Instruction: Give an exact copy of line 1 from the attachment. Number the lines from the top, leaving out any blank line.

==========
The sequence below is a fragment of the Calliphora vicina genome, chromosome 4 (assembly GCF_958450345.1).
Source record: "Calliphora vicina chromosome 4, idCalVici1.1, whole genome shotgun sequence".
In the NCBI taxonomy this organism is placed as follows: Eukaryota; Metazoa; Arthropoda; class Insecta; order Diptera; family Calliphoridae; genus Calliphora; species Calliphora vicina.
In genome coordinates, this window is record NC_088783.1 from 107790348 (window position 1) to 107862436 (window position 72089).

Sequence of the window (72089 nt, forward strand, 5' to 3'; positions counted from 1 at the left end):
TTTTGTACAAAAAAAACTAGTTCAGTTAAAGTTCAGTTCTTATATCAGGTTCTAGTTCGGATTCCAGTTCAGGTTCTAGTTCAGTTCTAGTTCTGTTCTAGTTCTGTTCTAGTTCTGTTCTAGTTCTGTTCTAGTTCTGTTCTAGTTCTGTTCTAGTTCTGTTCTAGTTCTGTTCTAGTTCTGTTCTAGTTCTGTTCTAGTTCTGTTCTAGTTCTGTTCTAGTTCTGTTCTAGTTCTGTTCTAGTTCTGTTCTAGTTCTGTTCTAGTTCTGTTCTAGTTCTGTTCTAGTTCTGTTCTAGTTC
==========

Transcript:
The sequence below is a fragment of the Calliphora vicina genome, chromosome 4 (assembly GCF_958450345.1).